WARSAW, Poland – Until recently, Olga lived a happy life in Kyiv. She loved spending time with her family. She enjoyed her job as a legal researcher. There was no indication that everything would soon fall apart for her, as it has for so many other families forced to flee everything they’ve known.
With tears in her eyes, Olga shows me a video on her cell phone of the chaotic scene that unfolded in front of her building the day she was forced to flee her home with her two sons, Maxime and Mark. Neighbours are running in all directions among the flickering lights of emergency vehicles as sirens wail in the background. The streets are filled with honking cars as people try to flee the city.
Olga says that she and her husband grabbed their boys and whatever they could carry. Eventually, her husband found a ride for the rest of the family. After a quick goodbye, Olga was suddenly on her own with her two children as they confronted an uncertain future.
“I tried so hard to be strong for the boys, but inside I was scared and worried to death,” she says. “How could I get us out of this? How could I protect them?”
After two days spent in one traffic jam after another, without food and unable to sleep, the family made their way to the Polish border, where the driver dropped them off. After crossing the border on foot, they hitched a ride to Krakow, then continued by train to Warsaw. Then to Berlin. Then on to Frankfurt. Sometimes the family would stay in the home of a friend of a friend. Sometimes they’d have to share a space with complete strangers – anywhere they could stay warm.
A new start
I’m meeting Olga in a football stadium in Warsaw, where she is registering herself and her two sons in the Polish social security system. As I walk up the steep steps of the stadium I wonder how the thousands of refugees who have ascended these stairs must have felt as they prepared to take the final steps toward administrative recognition allowing them access to health, education, and child protection services.
For Olga, Maxime and Mark, being here means safety. It also marks the end of a long, risky journey that began when the war started. It’s the kind of journey that millions of refugees have experienced as they have fled the violence and destruction of the war, journeys that are particularly risky for women and children, who are at heightened risk of human trafficking and exploitation.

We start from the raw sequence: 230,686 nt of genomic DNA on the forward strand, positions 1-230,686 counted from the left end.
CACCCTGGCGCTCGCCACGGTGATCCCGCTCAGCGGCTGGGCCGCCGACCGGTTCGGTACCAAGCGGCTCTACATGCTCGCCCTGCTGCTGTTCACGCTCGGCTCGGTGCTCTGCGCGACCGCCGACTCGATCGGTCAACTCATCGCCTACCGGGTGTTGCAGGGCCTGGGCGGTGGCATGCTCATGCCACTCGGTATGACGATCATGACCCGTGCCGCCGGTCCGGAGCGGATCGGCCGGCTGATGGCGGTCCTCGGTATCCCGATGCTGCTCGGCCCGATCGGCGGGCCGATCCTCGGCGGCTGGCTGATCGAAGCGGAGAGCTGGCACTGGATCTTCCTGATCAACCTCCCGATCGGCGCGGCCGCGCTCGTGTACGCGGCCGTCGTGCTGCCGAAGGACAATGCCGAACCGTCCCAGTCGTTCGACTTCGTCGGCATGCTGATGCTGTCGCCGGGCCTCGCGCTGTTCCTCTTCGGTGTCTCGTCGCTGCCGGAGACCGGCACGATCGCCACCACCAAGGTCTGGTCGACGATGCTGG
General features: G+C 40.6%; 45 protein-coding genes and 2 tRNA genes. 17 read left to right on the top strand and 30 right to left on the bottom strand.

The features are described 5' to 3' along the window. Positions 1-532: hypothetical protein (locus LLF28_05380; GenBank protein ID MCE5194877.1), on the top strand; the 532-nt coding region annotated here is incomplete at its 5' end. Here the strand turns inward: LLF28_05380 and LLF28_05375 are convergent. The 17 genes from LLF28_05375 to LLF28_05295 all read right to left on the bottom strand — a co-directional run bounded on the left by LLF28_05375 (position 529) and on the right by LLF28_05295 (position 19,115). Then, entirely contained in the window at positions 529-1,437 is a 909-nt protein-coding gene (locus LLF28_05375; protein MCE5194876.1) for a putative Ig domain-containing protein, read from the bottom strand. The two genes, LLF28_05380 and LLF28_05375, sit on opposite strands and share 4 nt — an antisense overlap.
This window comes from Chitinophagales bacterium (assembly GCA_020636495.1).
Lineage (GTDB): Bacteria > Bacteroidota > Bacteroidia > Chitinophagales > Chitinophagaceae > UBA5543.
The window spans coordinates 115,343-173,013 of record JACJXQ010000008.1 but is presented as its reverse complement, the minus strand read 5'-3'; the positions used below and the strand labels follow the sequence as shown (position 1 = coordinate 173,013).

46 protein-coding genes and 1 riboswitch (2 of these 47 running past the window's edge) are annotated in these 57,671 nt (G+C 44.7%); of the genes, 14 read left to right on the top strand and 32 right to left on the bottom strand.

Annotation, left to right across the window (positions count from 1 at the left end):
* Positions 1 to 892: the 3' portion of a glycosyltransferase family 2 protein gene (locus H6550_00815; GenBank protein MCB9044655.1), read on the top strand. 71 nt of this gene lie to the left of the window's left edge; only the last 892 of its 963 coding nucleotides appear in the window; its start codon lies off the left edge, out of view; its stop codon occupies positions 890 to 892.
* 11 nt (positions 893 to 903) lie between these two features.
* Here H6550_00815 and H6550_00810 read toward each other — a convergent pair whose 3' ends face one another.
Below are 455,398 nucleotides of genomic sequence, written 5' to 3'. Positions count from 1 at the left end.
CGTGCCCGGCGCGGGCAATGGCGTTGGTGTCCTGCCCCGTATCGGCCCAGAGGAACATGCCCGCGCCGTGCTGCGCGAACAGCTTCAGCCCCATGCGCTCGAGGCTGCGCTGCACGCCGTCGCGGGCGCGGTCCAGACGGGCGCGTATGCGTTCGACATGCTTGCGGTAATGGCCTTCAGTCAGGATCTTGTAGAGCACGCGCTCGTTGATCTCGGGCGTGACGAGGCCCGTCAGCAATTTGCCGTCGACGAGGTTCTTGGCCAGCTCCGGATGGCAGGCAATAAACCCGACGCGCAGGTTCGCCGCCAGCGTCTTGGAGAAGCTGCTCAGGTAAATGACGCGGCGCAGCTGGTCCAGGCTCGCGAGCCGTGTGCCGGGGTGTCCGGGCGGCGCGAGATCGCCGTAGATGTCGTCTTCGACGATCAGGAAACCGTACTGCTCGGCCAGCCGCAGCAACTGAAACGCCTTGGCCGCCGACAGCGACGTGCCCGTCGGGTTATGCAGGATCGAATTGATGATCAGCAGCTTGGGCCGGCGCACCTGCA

Most of those fleeing Ukraine have been women and children – the draft in Ukraine has meant many adult males like Olga’s husband had to stay behind. Those who have fled have been welcomed by officials in neighbouring countries, including Poland. Yet the scale and speed of the crisis has made it difficult to properly screen and register arrivals.
“What’s needed now is that all receiving countries make an extra effort to register these women and children to ensure that their whereabouts are known to the authorities and that they can benefit from the respective protection systems,” Aaron Greenberg, UNICEF’s Regional Chief of Child Protection, tells me. “We’re advocating for this and supporting Governments in their efforts to do so.”
UNICEF is working with partners to assist refugees in accessing services in host countries, including by providing them information and support on registration, through Blue Dot hubs – family support centres located at the border and other strategic locations like trains stations. In addition, UNICEF is also providing training for border guards to help them better detect vulnerable women and children.
“I wanted to be closer to my husband”
Olga was lucky – she was contacted by a Ukrainian refugee network who provided details about a friendly family in the German mountain resort of Garmisch-Partenkirchen who could take her and her children in. But after a few weeks in Germany, Olga decided to return to Poland.
“The family in Germany was super nice to us and the mountains were very peaceful and beautiful,” she says. “But I just wanted to be closer to my husband and be somewhere that my children could stay more connected to Ukrainian language and culture.”
For children like Olga’s, there are significant benefits to being registered. They’ll be able to go to the doctor when they are sick, for example, and attend public kindergarten and school.
Such hospitality is extremely welcome, but supporting refugees poses challenges for local services with so many people arriving so quickly. With that in mind, in Poland and other refugee receiving countries, UNICEF is supporting authorities at all levels to strengthen their capacity to cope with the influx of new children. This is particularly the case with accessing education – Ukrainian refugee children will need additional support with local language skills, adapting to the local curriculum, and accessing professional psycho-social assistance.
A brighter day
After successfully registering her family, Olga walks across the hall to the daycare centre run by UNICEF and its partner the Comenius Foundation. She is met by Yulia, a volunteer and Ukrainian refugee herself who has been looking after Mark and Maxime. Reunited with their mother, the two are now heading out to spend a sunny spring afternoon along the bank of the Vistula river, which flows through Warsaw.
After the family has left, Yulia shows me some of the pictures drawn by the group of children she has been minding. One of them is of two boys holding hands, one waving a Polish flag, the other a Ukrainian one. They are smiling as two hearts fly above them in the sky. It makes me think of the scene I’ve just seen, of Olga and her smiling sons, able to relax a little more today than they have been for the past few months of chaos and uncertainty.
Daniel Timme is a UNICEF Emergency Communication Specialist for the Ukraine refugee response.